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Tony Stewart Will Never Win Again

A.J. MealorCorrespondent IJuly 16, 2008

So, you're a NASCAR driver racing for the top team in the sport. You haven't had that great of a first half, but it's okay. You've been in contract negotiations and you normally hit your stride during the summer months anyway. Someone comes to you and offers you the ability to own your Chevrolet team for 2009. What do you do?

Well if you're Tony Stewart you leave Joe Gibbs Racing, gain 51 percent ownership in Haas Racing, and return to Chevrolet. This is the worst career decision he has ever made. After this he will have no career. He will be only the shell of a great driver that could've been.

Obviously Stewart did not talk to previous drivers about their experiences as an owner/driver. He didn't talk to Darrell Waltrip about his winning only five races while he owned his own team, or Bill Elliott who never won a race as an owner, or even Michael Waltrip whose teams have yet to win a race. What would give Tony the notion this would be a good idea?

All the analysts are saying this decision harkens back to the day of Richard Petty owning his own team and how great that was, etc. Give me a break. Richard's family did all of the day to day work on the car and in the shop. David Pearson? No. Cale? No. Darrell? No. Dale? No.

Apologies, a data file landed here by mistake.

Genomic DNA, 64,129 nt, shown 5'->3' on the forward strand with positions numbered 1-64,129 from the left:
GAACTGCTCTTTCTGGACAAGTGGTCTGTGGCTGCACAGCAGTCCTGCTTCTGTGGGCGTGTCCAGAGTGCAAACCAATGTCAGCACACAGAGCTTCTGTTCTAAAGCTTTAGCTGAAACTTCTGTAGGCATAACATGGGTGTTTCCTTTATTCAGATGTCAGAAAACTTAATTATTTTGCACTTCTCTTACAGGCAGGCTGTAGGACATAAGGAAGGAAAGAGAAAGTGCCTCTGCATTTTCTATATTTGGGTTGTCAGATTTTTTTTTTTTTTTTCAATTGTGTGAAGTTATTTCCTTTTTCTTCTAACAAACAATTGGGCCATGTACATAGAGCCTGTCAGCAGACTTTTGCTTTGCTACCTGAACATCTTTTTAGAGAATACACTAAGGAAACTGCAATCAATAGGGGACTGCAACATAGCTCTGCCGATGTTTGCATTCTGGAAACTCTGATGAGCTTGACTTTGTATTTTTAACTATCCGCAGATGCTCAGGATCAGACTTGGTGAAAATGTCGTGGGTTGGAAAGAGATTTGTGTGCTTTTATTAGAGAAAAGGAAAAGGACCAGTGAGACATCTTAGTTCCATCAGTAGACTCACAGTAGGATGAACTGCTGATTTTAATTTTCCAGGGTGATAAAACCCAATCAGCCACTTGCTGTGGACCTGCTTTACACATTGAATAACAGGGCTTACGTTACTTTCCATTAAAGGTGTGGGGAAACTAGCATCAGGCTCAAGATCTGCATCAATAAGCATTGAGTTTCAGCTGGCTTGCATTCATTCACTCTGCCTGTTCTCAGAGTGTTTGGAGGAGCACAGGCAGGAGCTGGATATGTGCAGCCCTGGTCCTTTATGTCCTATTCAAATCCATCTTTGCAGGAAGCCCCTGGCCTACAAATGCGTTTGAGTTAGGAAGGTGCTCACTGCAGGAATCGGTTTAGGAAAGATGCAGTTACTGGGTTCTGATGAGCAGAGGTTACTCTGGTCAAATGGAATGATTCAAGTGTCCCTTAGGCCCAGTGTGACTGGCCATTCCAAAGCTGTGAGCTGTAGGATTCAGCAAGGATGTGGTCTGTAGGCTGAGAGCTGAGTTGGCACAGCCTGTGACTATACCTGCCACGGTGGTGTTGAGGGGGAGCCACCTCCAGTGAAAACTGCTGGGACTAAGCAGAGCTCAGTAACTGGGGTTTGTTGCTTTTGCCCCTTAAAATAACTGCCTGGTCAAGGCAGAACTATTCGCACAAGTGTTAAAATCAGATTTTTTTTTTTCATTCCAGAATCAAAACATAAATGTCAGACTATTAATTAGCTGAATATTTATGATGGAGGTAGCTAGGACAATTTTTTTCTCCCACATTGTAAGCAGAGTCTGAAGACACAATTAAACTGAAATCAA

Tony left the best team in NASCAR, which is only on the rise, to form his own race team with a manufacturer who is cutting back spending by $10 billion this coming year. Toyota's money will continue to rise in the sport while Chevrolet, Ford, and Chrysler's will continue to decline. Why not stay with Toyota?

I just don't understand the advantages of this decision for Stewart. Is he selfish and greedy, and wants all the spotlight to himself? If this is the case, I can understand. I just don't get why he didn't at least look at two of the sport's great drivers and realize their ownership mistakes, and not make them himself.

But alas, we have witnessed Tony's last championship and possibly his last win as well, until he goes back to driving for a team, much like Elliott did when he sold his team to Ray Evernham. 

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